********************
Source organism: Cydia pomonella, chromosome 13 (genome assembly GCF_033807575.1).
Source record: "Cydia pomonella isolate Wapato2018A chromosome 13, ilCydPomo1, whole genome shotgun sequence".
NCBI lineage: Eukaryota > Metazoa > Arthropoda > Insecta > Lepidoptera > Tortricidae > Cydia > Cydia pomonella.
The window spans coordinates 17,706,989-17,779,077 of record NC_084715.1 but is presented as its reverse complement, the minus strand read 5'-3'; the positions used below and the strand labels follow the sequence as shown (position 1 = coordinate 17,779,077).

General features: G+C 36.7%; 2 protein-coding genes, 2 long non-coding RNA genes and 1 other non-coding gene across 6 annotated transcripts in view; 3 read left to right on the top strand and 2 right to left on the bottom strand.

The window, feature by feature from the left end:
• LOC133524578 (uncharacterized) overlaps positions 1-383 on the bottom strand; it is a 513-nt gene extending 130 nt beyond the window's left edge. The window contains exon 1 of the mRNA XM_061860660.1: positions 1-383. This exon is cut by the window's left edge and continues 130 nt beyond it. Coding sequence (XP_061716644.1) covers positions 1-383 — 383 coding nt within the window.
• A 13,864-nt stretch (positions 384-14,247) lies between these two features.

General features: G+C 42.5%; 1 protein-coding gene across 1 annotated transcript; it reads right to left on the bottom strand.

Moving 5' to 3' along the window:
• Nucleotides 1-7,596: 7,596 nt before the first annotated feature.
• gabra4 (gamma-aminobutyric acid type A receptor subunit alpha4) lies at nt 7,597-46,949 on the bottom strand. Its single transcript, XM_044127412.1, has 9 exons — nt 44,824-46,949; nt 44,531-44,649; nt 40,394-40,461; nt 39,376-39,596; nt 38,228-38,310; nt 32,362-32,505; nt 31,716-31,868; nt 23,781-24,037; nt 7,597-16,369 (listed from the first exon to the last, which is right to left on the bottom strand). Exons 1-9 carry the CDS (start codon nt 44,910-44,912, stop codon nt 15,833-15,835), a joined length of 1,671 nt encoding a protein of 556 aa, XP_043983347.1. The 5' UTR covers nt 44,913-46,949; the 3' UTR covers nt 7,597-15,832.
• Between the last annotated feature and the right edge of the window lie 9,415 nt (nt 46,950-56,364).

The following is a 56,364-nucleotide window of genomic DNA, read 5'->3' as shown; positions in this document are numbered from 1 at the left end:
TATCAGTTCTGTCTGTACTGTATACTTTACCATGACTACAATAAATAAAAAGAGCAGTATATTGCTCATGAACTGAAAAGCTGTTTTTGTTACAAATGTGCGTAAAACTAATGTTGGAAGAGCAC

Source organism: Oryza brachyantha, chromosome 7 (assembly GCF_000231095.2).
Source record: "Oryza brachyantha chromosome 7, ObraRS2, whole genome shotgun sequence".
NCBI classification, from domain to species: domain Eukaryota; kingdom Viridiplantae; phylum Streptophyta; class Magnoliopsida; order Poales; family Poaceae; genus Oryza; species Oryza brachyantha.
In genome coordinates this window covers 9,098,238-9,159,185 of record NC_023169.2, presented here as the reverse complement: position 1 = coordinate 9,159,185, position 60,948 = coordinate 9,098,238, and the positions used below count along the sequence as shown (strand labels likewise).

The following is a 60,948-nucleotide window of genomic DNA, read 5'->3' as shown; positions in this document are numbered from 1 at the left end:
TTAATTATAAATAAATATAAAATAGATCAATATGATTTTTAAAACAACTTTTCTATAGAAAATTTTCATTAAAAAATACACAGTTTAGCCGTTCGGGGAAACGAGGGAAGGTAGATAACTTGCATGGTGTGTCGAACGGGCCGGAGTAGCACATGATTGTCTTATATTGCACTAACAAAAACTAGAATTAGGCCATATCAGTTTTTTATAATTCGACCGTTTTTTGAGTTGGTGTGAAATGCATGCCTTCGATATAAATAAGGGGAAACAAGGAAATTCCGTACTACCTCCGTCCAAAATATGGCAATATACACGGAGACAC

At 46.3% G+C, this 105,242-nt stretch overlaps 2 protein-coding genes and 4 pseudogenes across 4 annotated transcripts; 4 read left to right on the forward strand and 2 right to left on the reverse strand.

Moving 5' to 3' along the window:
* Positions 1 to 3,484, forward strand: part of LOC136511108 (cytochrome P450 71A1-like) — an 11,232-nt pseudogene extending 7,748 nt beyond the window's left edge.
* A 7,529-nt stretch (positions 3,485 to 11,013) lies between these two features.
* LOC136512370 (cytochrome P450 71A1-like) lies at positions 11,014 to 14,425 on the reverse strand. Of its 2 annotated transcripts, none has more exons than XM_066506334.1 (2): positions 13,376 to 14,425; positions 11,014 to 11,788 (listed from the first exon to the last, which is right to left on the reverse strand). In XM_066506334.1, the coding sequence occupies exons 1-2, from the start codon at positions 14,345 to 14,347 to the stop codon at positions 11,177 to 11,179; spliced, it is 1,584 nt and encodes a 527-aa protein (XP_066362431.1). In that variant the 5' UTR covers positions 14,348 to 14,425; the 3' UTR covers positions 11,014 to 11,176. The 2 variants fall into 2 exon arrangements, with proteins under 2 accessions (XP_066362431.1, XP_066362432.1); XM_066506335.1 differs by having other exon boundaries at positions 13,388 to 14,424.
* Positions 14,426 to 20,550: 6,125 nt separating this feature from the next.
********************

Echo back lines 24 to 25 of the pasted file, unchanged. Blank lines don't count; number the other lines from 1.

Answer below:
* Positions 1 to 3,484, forward strand: part of LOC136511108 (cytochrome P450 71A1-like) — an 11,232-nt pseudogene extending 7,748 nt beyond the window's left edge.
* A 7,529-nt stretch (positions 3,485 to 11,013) lies between these two features.